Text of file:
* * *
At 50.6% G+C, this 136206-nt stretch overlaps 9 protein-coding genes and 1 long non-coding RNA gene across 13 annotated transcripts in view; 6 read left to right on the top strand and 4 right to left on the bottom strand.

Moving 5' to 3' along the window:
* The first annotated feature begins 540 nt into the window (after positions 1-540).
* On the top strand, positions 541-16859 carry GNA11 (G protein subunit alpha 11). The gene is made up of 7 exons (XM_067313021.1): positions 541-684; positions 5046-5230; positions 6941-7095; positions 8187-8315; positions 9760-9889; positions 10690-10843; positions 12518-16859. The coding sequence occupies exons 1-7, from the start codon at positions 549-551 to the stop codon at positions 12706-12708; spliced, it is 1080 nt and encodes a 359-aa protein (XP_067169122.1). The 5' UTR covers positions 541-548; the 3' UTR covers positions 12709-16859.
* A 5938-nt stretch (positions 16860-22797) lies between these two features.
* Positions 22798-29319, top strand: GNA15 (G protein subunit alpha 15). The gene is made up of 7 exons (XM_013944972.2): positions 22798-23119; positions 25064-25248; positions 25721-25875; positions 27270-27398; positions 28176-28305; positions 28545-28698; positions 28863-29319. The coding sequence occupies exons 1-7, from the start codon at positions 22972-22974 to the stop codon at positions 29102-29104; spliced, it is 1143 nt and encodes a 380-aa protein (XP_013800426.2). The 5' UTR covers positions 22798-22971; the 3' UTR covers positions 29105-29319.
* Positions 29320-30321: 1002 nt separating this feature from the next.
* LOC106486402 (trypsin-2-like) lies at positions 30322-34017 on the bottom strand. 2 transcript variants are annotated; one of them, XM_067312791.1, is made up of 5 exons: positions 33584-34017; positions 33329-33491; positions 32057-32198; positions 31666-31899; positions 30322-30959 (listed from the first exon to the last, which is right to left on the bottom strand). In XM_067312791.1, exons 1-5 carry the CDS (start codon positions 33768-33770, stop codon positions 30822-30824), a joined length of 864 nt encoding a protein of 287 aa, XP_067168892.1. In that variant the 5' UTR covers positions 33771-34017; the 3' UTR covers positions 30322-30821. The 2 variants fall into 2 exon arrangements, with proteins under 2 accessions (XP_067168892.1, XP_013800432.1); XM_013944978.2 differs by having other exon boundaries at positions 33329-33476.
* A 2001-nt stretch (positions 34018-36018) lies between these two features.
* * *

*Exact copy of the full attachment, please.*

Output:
At 50.6% G+C, this 136206-nt stretch overlaps 9 protein-coding genes and 1 long non-coding RNA gene across 13 annotated transcripts in view; 6 read left to right on the top strand and 4 right to left on the bottom strand.

Moving 5' to 3' along the window:
* The first annotated feature begins 540 nt into the window (after positions 1-540).
* On the top strand, positions 541-16859 carry GNA11 (G protein subunit alpha 11). The gene is made up of 7 exons (XM_067313021.1): positions 541-684; positions 5046-5230; positions 6941-7095; positions 8187-8315; positions 9760-9889; positions 10690-10843; positions 12518-16859. The coding sequence occupies exons 1-7, from the start codon at positions 549-551 to the stop codon at positions 12706-12708; spliced, it is 1080 nt and encodes a 359-aa protein (XP_067169122.1). The 5' UTR covers positions 541-548; the 3' UTR covers positions 12709-16859.
* A 5938-nt stretch (positions 16860-22797) lies between these two features.
* Positions 22798-29319, top strand: GNA15 (G protein subunit alpha 15). The gene is made up of 7 exons (XM_013944972.2): positions 22798-23119; positions 25064-25248; positions 25721-25875; positions 27270-27398; positions 28176-28305; positions 28545-28698; positions 28863-29319. The coding sequence occupies exons 1-7, from the start codon at positions 22972-22974 to the stop codon at positions 29102-29104; spliced, it is 1143 nt and encodes a 380-aa protein (XP_013800426.2). The 5' UTR covers positions 22798-22971; the 3' UTR covers positions 29105-29319.
* Positions 29320-30321: 1002 nt separating this feature from the next.
* LOC106486402 (trypsin-2-like) lies at positions 30322-34017 on the bottom strand. 2 transcript variants are annotated; one of them, XM_067312791.1, is made up of 5 exons: positions 33584-34017; positions 33329-33491; positions 32057-32198; positions 31666-31899; positions 30322-30959 (listed from the first exon to the last, which is right to left on the bottom strand). In XM_067312791.1, exons 1-5 carry the CDS (start codon positions 33768-33770, stop codon positions 30822-30824), a joined length of 864 nt encoding a protein of 287 aa, XP_067168892.1. In that variant the 5' UTR covers positions 33771-34017; the 3' UTR covers positions 30322-30821. The 2 variants fall into 2 exon arrangements, with proteins under 2 accessions (XP_067168892.1, XP_013800432.1); XM_013944978.2 differs by having other exon boundaries at positions 33329-33476.
* A 2001-nt stretch (positions 34018-36018) lies between these two features.